What makes a champion?

Each year, UNISON’s Local Service Champions Awards celebrate the extraordinary work of our local government members. Meet this year’s champion and runner-up

                                        2022 Local Services Champion Paddy Toner. Image: Jon Super

Mohammad Ali once said: “Champions are made from something they have deep inside of them – a desire, a dream, a vision.”

Hundreds of thousands of local government workers across the UK have the skills and training to provide top quality public services. But they also have that inner drive that Ali spoke of, in their case a deep-rooted belief that they can make a difference to people’s lives.

That’s why, every year, UNISON celebrates all its local government members, in particular shining a spotlight on a couple of individuals who embody that profound idea of what it means to be a local service champion.

In 2022, thousands were nominated from across local government sectors and every corner of the UK. They were shortlisted and a jury of five, including UNISON’s general secretary Christina McAnea, picked the winner and runner up.

Paddy Toner

This year’s winner was Paddy Toner, a rehabilitation worker for the visually impaired at Halton Borough Council. Paddy is himself registered blind. He was nominated by Helen Illidge, his support worker.

Helen works with Paddy eight hours a day, five days a week, whether it’s helping with paperwork or driving him to appointments. When asked if they get fed up with each other, she looks over at Paddy and says: “Do we plead the fifth on that one?”

Paddy chimes in from the background: “She should be getting the award, not me!” Helen continues, clearly used to Paddy’s mischievous streak. “What you see and hear from Paddy is what you get. I think he’ll be dead embarrassed, but he’s an inspiration.

“In the [Champions] application I didn’t mention anything about him being visually impaired, so I think it was a bit of a surprise when the jury realised what he’s achieved and how he’s helped people, despite his own disability. It doesn’t stop him.

“I think people look to him as a role model as well. If he can do it, I can do it.”

Paddy’s condition, retinitis pigmentosa, is hereditary and degenerative; he was born with it, and now only has light perception as his sight.

He says: “When I was born in the ‘60s, it wasn’t diagnosed. I could see for miles but couldn’t see under my nose. I thought all kids were the same until I got to a certain age and I thought, ‘Why don’t those kids run into lampposts like me?’ I learnt a lot of skills about being visually impaired without knowing I was visually impaired.”

He went to a college for the blind and qualified in business management, progressing “from not being able to read and write, to reading braille fluently and learnt skills like touch typing, which is vital for me.”

He came out of college and was not able to get employment for two years. “I wasn’t even getting an interview, never mind being employed, because of my visual impairment. So I thought, ‘What profession can I do, that they can’t say I can’t do?’ So, I went to university to become a professional blind man.”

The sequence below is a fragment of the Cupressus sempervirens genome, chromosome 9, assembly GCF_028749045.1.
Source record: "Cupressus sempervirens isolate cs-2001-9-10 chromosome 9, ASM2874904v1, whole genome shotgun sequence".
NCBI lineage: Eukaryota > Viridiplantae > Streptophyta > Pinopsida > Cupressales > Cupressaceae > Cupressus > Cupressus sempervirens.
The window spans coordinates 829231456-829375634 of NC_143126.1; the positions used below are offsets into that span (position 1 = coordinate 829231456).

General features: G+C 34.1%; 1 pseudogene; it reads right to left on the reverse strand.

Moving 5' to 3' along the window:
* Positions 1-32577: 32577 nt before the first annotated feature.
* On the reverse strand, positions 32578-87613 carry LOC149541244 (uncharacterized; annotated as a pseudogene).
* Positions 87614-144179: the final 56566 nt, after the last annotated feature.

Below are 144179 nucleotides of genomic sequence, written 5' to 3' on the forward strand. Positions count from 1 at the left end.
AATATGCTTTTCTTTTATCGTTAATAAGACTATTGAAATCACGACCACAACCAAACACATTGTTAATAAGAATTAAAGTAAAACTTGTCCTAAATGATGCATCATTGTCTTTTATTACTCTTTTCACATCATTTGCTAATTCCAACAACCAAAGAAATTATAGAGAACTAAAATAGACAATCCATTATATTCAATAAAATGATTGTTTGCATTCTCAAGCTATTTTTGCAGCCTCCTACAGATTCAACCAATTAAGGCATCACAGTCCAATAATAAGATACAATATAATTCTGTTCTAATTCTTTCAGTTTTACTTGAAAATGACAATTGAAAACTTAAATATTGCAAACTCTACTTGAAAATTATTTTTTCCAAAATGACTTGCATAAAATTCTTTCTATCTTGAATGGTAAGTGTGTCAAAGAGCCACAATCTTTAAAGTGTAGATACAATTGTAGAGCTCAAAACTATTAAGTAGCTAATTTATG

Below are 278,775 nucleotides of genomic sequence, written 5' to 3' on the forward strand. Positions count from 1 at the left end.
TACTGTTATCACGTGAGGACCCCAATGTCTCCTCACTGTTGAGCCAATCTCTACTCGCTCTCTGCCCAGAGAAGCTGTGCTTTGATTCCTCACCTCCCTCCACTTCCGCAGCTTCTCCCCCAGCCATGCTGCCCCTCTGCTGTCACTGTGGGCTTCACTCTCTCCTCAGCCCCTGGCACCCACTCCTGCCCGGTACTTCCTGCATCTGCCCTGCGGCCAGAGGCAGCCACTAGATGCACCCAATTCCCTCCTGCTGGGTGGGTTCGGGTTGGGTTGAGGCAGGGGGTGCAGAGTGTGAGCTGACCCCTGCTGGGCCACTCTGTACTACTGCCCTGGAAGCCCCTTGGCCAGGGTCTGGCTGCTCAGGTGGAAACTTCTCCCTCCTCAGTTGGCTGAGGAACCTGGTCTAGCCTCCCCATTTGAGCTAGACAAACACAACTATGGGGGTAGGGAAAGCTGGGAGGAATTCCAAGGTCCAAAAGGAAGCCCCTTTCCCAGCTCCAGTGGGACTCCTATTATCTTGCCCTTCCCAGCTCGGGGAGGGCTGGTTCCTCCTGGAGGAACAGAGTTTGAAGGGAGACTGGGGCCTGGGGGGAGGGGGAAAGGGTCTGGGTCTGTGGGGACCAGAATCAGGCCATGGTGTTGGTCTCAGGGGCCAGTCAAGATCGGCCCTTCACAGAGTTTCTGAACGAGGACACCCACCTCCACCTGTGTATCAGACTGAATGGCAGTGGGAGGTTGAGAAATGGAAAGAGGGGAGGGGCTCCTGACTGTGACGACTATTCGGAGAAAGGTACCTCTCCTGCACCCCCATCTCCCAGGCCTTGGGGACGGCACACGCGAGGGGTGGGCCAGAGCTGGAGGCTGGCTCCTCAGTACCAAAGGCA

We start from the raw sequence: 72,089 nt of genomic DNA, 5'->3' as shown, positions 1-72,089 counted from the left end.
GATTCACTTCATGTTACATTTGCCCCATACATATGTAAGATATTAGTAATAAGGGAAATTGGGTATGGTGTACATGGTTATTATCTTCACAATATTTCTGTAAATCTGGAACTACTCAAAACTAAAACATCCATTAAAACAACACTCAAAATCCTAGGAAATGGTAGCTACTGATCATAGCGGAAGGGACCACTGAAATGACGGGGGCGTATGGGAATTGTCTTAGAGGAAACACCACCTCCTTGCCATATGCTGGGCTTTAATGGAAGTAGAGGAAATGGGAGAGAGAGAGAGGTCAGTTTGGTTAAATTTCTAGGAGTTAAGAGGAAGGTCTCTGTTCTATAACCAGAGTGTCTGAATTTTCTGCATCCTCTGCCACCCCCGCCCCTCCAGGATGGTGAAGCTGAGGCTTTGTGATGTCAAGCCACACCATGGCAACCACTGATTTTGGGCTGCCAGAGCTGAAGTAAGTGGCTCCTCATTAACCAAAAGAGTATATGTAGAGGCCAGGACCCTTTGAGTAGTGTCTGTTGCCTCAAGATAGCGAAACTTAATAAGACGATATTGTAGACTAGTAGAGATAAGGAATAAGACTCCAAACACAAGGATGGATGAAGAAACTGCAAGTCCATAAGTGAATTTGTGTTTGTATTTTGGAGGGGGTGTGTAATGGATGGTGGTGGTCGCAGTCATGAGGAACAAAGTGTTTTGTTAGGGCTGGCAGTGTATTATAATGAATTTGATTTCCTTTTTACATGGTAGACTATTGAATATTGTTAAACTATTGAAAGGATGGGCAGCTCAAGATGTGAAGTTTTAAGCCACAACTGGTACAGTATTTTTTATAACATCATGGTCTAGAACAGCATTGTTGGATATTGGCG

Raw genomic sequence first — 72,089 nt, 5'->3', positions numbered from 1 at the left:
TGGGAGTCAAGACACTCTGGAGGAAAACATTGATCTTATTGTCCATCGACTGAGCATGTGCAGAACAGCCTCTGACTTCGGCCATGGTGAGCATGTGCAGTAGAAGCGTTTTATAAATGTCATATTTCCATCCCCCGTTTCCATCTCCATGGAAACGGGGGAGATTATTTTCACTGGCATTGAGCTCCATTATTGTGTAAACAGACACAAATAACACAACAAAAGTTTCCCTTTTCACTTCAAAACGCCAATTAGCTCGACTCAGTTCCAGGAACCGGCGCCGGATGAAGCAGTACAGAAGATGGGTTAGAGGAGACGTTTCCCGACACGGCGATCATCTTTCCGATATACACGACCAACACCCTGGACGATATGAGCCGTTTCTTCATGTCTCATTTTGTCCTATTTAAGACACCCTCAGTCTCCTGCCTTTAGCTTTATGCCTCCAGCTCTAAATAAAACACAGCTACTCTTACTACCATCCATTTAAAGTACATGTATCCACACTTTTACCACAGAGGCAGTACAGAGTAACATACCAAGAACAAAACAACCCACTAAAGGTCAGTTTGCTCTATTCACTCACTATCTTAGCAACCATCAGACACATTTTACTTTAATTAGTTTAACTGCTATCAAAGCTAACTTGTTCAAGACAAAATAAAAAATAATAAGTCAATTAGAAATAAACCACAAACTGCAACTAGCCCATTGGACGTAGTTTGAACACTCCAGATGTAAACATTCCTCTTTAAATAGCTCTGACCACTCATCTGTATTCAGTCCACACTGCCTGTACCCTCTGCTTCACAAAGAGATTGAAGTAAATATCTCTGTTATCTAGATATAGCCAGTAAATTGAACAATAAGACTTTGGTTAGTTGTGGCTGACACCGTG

By ‘professional blind man’ Paddy means he qualified as a rehabilitation worker, adding training into the mix of skill and persistence he had already acquired growing up with a visual impairment.

As a rehabilitation worker, his service users are referred to him, often from the NHS or the voluntary sector, having just been registered as partially sighted or blind.

“We go into the person’s home and assess their needs. We look at all aspects of the person’s life, how their visual impairment is impacting their daily living, their mobility, their employment.”

Paddy Toner and Helen Illidge

Paddy (pictured above, with Helen) explains that one of the major impacts of the loss of vision is emotional. “We’ve all got preconceived ideas of visual impairment. One of the biggest fears of most people is blindness. So, a priority for me is early intervention. The quicker I can get in, the quicker I can prevent stress, anxiety, and psychological effects.”

He explains that the majority of visually impaired people have some sort of residual vision. “So in a low-vision assessment, part of my job is to get people to use the vision they’ve got, not what they’ve lost. We get a lot of people saying, ‘Oh I can’t do my knitting anymore’ and the first thing I say to them is, ‘Why not? You didn’t use your vision when you knitted anyway, you sat there watching Eastenders.’

“If someone is an avid reader, they read for about 20-30 hours a week. If you lose that, what do you do for those 20-30 hours? So, I’ll start doing the low-vision assessment and within five minutes I’ve got them reading again – and those tears of anxiety turn into tears of joy.

“That’s why the job is such a pleasure to do, it’s a job that just keeps giving. Every day is different. It’s a gift.” Paddy’s work also takes on a practical focus, like teaching the client how to do day-to-day things, whether making themselves a cup of tea or adapting their kitchen to be safer and more suitable for someone with a visual impairment.

When COVID-19 hit the UK, and after two weeks sitting in his house making phone calls to clients, he decided to ask his managers to be classified as a frontline worker.